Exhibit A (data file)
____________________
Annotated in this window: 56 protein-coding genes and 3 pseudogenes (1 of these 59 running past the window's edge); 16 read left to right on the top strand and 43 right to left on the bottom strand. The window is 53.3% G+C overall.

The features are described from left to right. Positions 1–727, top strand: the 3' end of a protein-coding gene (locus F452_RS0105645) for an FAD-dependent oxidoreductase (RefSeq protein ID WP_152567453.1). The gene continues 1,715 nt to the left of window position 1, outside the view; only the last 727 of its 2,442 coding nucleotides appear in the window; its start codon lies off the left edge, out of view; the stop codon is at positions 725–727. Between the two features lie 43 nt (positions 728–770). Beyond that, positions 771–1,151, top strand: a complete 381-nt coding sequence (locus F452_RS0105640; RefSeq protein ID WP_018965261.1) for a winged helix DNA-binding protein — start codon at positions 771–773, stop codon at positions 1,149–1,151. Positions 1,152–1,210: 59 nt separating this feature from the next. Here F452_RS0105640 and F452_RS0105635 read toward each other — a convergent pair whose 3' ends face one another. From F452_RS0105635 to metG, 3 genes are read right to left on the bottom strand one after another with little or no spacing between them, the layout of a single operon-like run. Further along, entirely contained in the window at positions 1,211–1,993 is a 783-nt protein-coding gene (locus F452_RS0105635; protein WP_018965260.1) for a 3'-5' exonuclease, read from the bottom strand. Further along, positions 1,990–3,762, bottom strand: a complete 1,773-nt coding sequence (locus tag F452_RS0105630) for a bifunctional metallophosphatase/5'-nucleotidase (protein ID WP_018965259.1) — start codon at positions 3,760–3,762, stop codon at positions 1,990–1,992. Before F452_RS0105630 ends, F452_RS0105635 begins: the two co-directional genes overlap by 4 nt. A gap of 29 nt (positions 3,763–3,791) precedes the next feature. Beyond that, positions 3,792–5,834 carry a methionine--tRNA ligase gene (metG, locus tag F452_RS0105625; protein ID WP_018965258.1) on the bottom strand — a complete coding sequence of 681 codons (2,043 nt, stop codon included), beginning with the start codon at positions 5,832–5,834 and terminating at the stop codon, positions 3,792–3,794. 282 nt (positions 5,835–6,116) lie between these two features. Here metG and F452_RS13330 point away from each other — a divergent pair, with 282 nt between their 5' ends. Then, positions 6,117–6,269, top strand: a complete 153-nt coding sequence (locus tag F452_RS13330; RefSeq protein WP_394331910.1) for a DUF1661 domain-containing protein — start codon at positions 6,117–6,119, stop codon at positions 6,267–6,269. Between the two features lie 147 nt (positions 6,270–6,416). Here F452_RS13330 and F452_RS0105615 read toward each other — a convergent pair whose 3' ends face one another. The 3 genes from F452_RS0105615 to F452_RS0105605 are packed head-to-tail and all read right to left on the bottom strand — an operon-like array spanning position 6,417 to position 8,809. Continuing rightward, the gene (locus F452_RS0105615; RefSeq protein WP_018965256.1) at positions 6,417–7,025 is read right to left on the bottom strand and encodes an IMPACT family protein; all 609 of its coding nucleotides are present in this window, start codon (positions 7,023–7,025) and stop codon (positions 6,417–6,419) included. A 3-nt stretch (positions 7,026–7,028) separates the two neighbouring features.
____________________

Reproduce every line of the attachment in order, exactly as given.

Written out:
Annotated in this window: 56 protein-coding genes and 3 pseudogenes (1 of these 59 running past the window's edge); 16 read left to right on the top strand and 43 right to left on the bottom strand. The window is 53.3% G+C overall.

The features are described from left to right. Positions 1–727, top strand: the 3' end of a protein-coding gene (locus F452_RS0105645) for an FAD-dependent oxidoreductase (RefSeq protein ID WP_152567453.1). The gene continues 1,715 nt to the left of window position 1, outside the view; only the last 727 of its 2,442 coding nucleotides appear in the window; its start codon lies off the left edge, out of view; the stop codon is at positions 725–727. Between the two features lie 43 nt (positions 728–770). Beyond that, positions 771–1,151, top strand: a complete 381-nt coding sequence (locus F452_RS0105640; RefSeq protein ID WP_018965261.1) for a winged helix DNA-binding protein — start codon at positions 771–773, stop codon at positions 1,149–1,151. Positions 1,152–1,210: 59 nt separating this feature from the next. Here F452_RS0105640 and F452_RS0105635 read toward each other — a convergent pair whose 3' ends face one another. From F452_RS0105635 to metG, 3 genes are read right to left on the bottom strand one after another with little or no spacing between them, the layout of a single operon-like run. Further along, entirely contained in the window at positions 1,211–1,993 is a 783-nt protein-coding gene (locus F452_RS0105635; protein WP_018965260.1) for a 3'-5' exonuclease, read from the bottom strand. Further along, positions 1,990–3,762, bottom strand: a complete 1,773-nt coding sequence (locus tag F452_RS0105630) for a bifunctional metallophosphatase/5'-nucleotidase (protein ID WP_018965259.1) — start codon at positions 3,760–3,762, stop codon at positions 1,990–1,992. Before F452_RS0105630 ends, F452_RS0105635 begins: the two co-directional genes overlap by 4 nt. A gap of 29 nt (positions 3,763–3,791) precedes the next feature. Beyond that, positions 3,792–5,834 carry a methionine--tRNA ligase gene (metG, locus tag F452_RS0105625; protein ID WP_018965258.1) on the bottom strand — a complete coding sequence of 681 codons (2,043 nt, stop codon included), beginning with the start codon at positions 5,832–5,834 and terminating at the stop codon, positions 3,792–3,794. 282 nt (positions 5,835–6,116) lie between these two features. Here metG and F452_RS13330 point away from each other — a divergent pair, with 282 nt between their 5' ends. Then, positions 6,117–6,269, top strand: a complete 153-nt coding sequence (locus tag F452_RS13330; RefSeq protein WP_394331910.1) for a DUF1661 domain-containing protein — start codon at positions 6,117–6,119, stop codon at positions 6,267–6,269. Between the two features lie 147 nt (positions 6,270–6,416). Here F452_RS13330 and F452_RS0105615 read toward each other — a convergent pair whose 3' ends face one another. The 3 genes from F452_RS0105615 to F452_RS0105605 are packed head-to-tail and all read right to left on the bottom strand — an operon-like array spanning position 6,417 to position 8,809. Continuing rightward, the gene (locus F452_RS0105615; RefSeq protein WP_018965256.1) at positions 6,417–7,025 is read right to left on the bottom strand and encodes an IMPACT family protein; all 609 of its coding nucleotides are present in this window, start codon (positions 7,023–7,025) and stop codon (positions 6,417–6,419) included. A 3-nt stretch (positions 7,026–7,028) separates the two neighbouring features.